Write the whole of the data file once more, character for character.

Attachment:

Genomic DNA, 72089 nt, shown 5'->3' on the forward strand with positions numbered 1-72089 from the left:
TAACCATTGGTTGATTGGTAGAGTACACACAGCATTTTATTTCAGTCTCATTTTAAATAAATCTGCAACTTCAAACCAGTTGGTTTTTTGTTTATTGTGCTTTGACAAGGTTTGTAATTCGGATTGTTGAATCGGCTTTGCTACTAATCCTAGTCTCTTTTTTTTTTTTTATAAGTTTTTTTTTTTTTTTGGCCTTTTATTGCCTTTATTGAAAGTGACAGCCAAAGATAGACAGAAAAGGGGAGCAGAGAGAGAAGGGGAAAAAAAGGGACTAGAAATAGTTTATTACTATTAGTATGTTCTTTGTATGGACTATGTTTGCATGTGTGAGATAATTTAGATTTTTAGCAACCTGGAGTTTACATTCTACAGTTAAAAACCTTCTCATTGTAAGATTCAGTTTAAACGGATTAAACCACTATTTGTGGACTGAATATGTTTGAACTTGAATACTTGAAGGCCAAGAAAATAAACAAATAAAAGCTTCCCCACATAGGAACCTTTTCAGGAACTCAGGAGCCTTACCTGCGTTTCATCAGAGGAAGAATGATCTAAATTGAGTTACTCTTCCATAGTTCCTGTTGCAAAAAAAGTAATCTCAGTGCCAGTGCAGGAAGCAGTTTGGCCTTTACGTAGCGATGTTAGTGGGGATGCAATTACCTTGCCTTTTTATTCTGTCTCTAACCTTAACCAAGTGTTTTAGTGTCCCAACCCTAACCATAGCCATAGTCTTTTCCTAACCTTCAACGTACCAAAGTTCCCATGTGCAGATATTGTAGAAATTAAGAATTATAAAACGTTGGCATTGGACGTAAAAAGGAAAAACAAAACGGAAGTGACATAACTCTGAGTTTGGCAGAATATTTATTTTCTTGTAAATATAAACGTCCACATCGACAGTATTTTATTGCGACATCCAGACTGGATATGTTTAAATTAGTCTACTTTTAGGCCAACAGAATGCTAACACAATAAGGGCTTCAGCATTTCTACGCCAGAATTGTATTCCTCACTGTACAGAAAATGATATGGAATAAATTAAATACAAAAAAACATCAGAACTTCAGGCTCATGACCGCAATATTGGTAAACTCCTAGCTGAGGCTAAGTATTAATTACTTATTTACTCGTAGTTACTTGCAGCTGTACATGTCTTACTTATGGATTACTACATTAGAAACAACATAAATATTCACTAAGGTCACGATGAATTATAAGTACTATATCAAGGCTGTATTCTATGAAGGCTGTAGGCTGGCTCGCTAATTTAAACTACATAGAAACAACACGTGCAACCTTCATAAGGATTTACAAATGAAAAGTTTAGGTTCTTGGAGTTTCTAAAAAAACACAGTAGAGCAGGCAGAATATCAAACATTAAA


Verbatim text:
Genomic DNA, 72089 nt, shown 5'->3' on the forward strand with positions numbered 1-72089 from the left:
TAACCATTGGTTGATTGGTAGAGTACACACAGCATTTTATTTCAGTCTCATTTTAAATAAATCTGCAACTTCAAACCAGTTGGTTTTTTGTTTATTGTGCTTTGACAAGGTTTGTAATTCGGATTGTTGAATCGGCTTTGCTACTAATCCTAGTCTCTTTTTTTTTTTTTATAAGTTTTTTTTTTTTTTTGGCCTTTTATTGCCTTTATTGAAAGTGACAGCCAAAGATAGACAGAAAAGGGGAGCAGAGAGAGAAGGGGAAAAAAAGGGACTAGAAATAGTTTATTACTATTAGTATGTTCTTTGTATGGACTATGTTTGCATGTGTGAGATAATTTAGATTTTTAGCAACCTGGAGTTTACATTCTACAGTTAAAAACCTTCTCATTGTAAGATTCAGTTTAAACGGATTAAACCACTATTTGTGGACTGAATATGTTTGAACTTGAATACTTGAAGGCCAAGAAAATAAACAAATAAAAGCTTCCCCACATAGGAACCTTTTCAGGAACTCAGGAGCCTTACCTGCGTTTCATCAGAGGAAGAATGATCTAAATTGAGTTACTCTTCCATAGTTCCTGTTGCAAAAAAAGTAATCTCAGTGCCAGTGCAGGAAGCAGTTTGGCCTTTACGTAGCGATGTTAGTGGGGATGCAATTACCTTGCCTTTTTATTCTGTCTCTAACCTTAACCAAGTGTTTTAGTGTCCCAACCCTAACCATAGCCATAGTCTTTTCCTAACCTTCAACGTACCAAAGTTCCCATGTGCAGATATTGTAGAAATTAAGAATTATAAAACGTTGGCATTGGACGTAAAAAGGAAAAACAAAACGGAAGTGACATAACTCTGAGTTTGGCAGAATATTTATTTTCTTGTAAATATAAACGTCCACATCGACAGTATTTTATTGCGACATCCAGACTGGATATGTTTAAATTAGTCTACTTTTAGGCCAACAGAATGCTAACACAATAAGGGCTTCAGCATTTCTACGCCAGAATTGTATTCCTCACTGTACAGAAAATGATATGGAATAAATTAAATACAAAAAAACATCAGAACTTCAGGCTCATGACCGCAATATTGGTAAACTCCTAGCTGAGGCTAAGTATTAATTACTTATTTACTCGTAGTTACTTGCAGCTGTACATGTCTTACTTATGGATTACTACATTAGAAACAACATAAATATTCACTAAGGTCACGATGAATTATAAGTACTATATCAAGGCTGTATTCTATGAAGGCTGTAGGCTGGCTCGCTAATTTAAACTACATAGAAACAACACGTGCAACCTTCATAAGGATTTACAAATGAAAAGTTTAGGTTCTTGGAGTTTCTAAAAAAACACAGTAGAGCAGGCAGAATATCAAACATTAAA